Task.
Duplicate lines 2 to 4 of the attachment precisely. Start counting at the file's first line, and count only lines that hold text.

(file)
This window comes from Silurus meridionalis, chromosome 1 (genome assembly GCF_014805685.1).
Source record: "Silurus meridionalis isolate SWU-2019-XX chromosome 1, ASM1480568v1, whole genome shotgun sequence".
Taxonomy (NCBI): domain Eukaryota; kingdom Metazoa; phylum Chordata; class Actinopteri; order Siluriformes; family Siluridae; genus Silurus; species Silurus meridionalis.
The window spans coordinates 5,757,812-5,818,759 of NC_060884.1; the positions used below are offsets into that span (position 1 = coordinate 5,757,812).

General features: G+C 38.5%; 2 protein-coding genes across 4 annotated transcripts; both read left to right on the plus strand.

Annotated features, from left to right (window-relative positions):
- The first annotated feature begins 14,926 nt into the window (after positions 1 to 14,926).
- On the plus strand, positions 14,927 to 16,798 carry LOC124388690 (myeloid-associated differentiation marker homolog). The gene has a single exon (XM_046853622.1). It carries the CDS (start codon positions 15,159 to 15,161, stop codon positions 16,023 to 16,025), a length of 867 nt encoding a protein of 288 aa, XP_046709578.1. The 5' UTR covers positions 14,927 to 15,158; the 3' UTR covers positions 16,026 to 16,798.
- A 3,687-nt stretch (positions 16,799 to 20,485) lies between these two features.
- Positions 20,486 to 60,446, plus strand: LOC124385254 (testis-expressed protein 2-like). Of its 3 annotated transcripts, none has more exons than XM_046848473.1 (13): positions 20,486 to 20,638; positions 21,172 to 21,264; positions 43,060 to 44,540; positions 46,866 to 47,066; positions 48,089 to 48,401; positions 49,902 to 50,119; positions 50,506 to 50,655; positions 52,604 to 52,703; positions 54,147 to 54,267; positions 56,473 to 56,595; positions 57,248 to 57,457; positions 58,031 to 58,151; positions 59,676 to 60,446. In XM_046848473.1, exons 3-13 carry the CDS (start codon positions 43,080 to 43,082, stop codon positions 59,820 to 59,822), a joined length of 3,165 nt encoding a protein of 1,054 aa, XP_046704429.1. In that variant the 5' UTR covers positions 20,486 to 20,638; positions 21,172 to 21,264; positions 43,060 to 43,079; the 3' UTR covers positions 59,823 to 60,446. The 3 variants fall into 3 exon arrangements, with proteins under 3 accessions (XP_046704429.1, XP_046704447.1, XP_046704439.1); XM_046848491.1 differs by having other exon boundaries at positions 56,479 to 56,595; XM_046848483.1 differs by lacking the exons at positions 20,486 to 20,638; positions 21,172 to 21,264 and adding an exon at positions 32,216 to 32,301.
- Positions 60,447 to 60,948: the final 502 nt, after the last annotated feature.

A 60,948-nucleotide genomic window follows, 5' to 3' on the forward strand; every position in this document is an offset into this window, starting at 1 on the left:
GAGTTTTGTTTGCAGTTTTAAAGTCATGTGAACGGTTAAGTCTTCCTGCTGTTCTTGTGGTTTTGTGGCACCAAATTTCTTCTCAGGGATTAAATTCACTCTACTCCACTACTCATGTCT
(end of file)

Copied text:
Source record: "Silurus meridionalis isolate SWU-2019-XX chromosome 1, ASM1480568v1, whole genome shotgun sequence".
Taxonomy (NCBI): domain Eukaryota; kingdom Metazoa; phylum Chordata; class Actinopteri; order Siluriformes; family Siluridae; genus Silurus; species Silurus meridionalis.
The window spans coordinates 5,757,812-5,818,759 of NC_060884.1; the positions used below are offsets into that span (position 1 = coordinate 5,757,812).